Tag Archives: Sarah Earnshaw

REVIEW: Nativity! The Musical – King’s Theatre, Glasgow

The clocks have gone back, Hallowe’en and Bonfire Night are over, so, of course, Christmas is here. Seven weeks early, but who’s complaining when it’s the stage version of Bafta Award-winning Debbie Isitt’s hugely loveable 2009 movie, Nativity?

For those familiar with the big-screen trilogy, the stage plot is lifted entirely from the first film. Mr. Maddens (Scott Garnham) is a less than effective primary school teacher, having previously been an even less than successful actor. With the festive season approaching, the school Nativity show looming and a broken heart courtesy of his ex-girlfriend Jennifer (Ashleigh Gray) who dumped him to pursue her career dreams in Hollywood, things can’t possibly get worse. Unfortunately they do. Competition arrives in the form of his former best friend, Gordon Shakespeare (Andy Brady), who is now receiving plaudits for his festive extravaganzas at a rival primary school. Maddens declares that a Hollywood producer is coming to film his Christmas show, needless to say they’re not, and mayhem ensues, aided and abetted by hyperactive classroom assistant Mr. Poppy (Simon Lipkin).

With such well-loved source material, the cast need to step up and fortunately they more than match, and in some cases exceed that of the film. For West End theatre buffs, this is dream casting. Scott Garnham is entirely believable as the lovelorn Mr. Maddens with a gorgeous voice to boot, Ashleigh Gray makes her mark in the relatively small role of Jennifer and manages to showcase her phenomenal vocal skills, Andy Brady is a suitably manic Mr. Shakespeare (his Herod is a gem) but it is the utterly irresistible Simon Lipkin as Mr. Poppy who thoroughly steals the show. Lipkin is a star in everything he’s in and here he gets to showcase his formidable talents while still bringing out the best in everyone around him.

But what about the kids?, after all, this really is a children’s show. The local children cast as the pupils of Oakwood Primary School are drilled to perfection, but the pupils of St. Bernadette’s are truly phenomenal. Added to an already spectacular cast, there’s also an irresistible pooch called Cracker to crank up the cute factor.

The production values are high and the set looks as good as anything your likely to see on a West End stage, and the choreography from the always reliable Andrew Wright is perfectly reflective of that of children in 2018. The roster of musical numbers has been significantly upped from the half a dozen songs in the movie and each is a catchy delight.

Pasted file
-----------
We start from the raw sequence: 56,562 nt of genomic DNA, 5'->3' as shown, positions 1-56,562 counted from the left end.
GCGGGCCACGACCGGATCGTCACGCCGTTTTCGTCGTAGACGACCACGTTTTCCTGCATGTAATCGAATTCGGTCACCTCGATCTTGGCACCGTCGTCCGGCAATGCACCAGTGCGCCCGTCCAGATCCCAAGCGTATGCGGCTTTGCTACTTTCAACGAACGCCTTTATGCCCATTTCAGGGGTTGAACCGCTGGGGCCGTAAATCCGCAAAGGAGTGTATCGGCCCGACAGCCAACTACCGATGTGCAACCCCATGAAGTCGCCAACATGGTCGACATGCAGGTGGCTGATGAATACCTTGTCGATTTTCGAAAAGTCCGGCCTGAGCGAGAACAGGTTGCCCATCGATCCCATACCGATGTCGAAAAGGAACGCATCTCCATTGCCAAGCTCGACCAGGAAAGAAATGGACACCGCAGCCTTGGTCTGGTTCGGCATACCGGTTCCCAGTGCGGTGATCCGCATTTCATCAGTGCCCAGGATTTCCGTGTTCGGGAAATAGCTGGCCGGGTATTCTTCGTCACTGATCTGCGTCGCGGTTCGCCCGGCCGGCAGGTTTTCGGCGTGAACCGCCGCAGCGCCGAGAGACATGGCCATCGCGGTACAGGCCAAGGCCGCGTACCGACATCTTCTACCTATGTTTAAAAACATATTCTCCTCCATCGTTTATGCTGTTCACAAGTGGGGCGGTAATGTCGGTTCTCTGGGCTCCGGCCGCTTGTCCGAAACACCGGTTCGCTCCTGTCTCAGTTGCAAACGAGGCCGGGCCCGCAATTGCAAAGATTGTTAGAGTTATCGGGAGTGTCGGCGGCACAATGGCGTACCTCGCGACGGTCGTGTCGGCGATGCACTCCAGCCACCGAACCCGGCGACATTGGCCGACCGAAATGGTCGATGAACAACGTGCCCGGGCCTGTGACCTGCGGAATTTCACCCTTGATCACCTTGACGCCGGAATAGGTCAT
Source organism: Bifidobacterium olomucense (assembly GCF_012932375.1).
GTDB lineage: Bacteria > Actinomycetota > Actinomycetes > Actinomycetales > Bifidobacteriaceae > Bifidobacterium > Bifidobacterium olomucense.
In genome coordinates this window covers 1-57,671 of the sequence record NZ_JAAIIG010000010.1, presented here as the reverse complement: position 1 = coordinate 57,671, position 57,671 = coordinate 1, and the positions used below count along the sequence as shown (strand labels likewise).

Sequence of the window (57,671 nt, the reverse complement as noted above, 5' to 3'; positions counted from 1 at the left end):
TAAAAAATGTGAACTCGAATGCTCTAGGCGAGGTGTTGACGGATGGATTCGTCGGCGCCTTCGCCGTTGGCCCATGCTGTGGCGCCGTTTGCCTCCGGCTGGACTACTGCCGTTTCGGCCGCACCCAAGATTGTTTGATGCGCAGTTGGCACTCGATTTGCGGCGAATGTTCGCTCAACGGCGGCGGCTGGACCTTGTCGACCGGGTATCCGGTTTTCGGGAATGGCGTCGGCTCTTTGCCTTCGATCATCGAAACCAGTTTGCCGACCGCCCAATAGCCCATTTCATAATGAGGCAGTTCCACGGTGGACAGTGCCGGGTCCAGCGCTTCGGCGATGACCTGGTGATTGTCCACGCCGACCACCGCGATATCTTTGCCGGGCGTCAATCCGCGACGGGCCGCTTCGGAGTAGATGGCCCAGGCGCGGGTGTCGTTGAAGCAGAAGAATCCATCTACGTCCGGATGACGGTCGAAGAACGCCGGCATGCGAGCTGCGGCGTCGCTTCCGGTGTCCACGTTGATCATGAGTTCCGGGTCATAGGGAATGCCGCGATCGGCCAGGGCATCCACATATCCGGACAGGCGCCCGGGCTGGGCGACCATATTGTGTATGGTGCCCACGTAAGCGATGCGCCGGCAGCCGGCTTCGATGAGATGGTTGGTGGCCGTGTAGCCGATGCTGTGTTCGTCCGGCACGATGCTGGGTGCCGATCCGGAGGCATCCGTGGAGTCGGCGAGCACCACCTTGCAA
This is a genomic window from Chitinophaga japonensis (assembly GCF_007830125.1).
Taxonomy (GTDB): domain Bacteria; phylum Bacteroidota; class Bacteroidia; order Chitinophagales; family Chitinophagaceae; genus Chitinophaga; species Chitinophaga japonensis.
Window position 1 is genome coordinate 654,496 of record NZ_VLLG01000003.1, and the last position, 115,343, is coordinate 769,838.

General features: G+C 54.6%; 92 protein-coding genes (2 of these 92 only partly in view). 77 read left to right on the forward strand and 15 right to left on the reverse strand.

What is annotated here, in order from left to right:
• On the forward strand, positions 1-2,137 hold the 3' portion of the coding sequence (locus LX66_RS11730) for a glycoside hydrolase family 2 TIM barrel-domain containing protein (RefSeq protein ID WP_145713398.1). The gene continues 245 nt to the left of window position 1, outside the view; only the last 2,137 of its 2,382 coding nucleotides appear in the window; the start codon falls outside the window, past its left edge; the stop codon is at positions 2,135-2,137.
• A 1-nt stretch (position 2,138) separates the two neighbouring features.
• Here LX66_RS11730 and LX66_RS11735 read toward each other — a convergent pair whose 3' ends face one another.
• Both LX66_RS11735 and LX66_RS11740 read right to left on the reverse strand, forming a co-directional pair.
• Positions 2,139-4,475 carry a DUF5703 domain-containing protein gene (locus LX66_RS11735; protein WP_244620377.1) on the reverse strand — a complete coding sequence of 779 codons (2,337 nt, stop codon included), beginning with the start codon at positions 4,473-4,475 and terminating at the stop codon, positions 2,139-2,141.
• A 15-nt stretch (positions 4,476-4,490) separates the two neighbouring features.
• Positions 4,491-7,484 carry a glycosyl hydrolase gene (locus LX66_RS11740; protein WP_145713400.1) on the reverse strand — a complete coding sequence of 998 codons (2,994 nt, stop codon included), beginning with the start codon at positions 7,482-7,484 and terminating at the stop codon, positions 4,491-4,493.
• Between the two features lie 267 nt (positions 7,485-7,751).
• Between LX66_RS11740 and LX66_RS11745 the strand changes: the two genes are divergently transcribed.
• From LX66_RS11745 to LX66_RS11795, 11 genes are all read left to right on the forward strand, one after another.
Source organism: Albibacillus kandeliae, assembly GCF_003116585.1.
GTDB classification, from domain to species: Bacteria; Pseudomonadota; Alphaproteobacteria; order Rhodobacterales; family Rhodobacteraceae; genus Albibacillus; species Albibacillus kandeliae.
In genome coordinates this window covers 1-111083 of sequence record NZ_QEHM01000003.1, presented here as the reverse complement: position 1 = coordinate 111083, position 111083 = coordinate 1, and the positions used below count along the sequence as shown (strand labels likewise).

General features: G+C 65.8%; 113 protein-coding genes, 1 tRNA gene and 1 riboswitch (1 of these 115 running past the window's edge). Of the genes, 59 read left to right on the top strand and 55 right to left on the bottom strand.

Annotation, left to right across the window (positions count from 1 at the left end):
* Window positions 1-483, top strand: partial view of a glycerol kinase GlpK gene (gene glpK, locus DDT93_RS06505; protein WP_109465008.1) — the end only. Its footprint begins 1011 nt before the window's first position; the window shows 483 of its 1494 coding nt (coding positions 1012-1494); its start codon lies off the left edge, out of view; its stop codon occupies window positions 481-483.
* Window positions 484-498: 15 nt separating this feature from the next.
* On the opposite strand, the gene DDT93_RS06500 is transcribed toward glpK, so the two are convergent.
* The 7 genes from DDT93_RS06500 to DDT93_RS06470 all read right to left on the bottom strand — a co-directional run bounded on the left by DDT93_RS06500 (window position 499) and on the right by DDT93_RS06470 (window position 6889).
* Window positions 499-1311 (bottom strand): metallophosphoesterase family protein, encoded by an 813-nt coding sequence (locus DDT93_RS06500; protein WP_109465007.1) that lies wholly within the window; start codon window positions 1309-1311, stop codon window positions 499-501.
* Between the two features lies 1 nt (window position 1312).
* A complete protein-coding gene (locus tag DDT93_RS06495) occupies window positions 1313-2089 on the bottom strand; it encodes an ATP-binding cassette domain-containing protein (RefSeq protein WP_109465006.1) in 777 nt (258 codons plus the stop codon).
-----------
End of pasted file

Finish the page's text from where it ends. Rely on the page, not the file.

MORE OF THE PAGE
Nativity! starts on a high and the entertainment factor never diminishes for the entire running time. It knows how to tug at the heart strings without becoming over schmaltzy, you’d need to be hard-hearted indeed not to be touched by this. This is a show of infinite quality from start to finish and stands head and shoulders above most festive offerings.

It preaches a laudable message of the power of a positive mindset and that sometimes the good guys can win in the end. Ultimately it’s a festive, feel-good, feast for the eyes that fills you with the warm and fuzzies.

Beg, borrow or steal to get a ticket, this really is an unmissable show.

Runs until November 2018 | Image: Richard Davenport

This review was originally written for The Reviews Hub. The UK’s leading and most prolific digital portal for the performing arts. With 150 reviewers spread across the UK, managed by 10 editors, The Reviews Hub publishes reviews, previews, features and interviews on entertainment throughout the whole country.


REVIEW: Puttin’ on the Ritz – Playhouse, Edinburgh

The appeal of music from the golden age of movie musicals would seem to be endless.With shows like Top Hat, Singin’ in the Rain and 42nd Street currently or recently completing tours, it’s no surprise that Spirit Productions have launched their self-proclaimed ‘song and dance extravaganza’ Puttin’ on the Ritz.

Utilising the music of the big three; Irving Berlin, Cole Porter and George Gershwin, the show features six vocalists, a troupe of sixteen dancers and special guest star Lorna Luft. Taking the form of a musical review, the action moves along at a brisk pace, each classic hit segueing into the next on a whistle-stop tour of the greatest hits of Hollywood’s ‘Golden Age’.

Whilst each featured vocalist is entirely competent, the dancers adept, the choreography inventive and the costumes and set suitably glittery, the whole affair is lacking a certain sparkle. The singers appear under-amplified in the cavernous auditorium, the sound failing to reach or make any impact on the circle where this reviewer was seated. The projection screen titles and flat introductions by the cast members also fail to build any rapport with the audience; a bit of chat would have gone a long way to drawing the audience in.

Special guest star Luft, the daughter of arguably the greatest movie musical star of all time, Judy Garland, appears briefly in each act singing a selection of her mother’s most famous songs. Her presence on the bill, undoubtedly the major draw, adds a direct connection to the songs we are experiencing here, and she endeavours to conjur up a rapport with the crowd, sharing some Hollywood anecdotes and revealing that Garland’s ancestors were from Aberdeen to curry a bit of favour with the locals. But it just isn’t enough and her appearance is all too brief.

There is no question that the raw material is all here, the music of the great American Songbook is amongst the greatest ever written, each of the performers undoubtedly talented, but on the whole Puttin’ on the Ritz is lacking that certain something that makes for a truly great night at the theatre.

Runs until 20 September 2014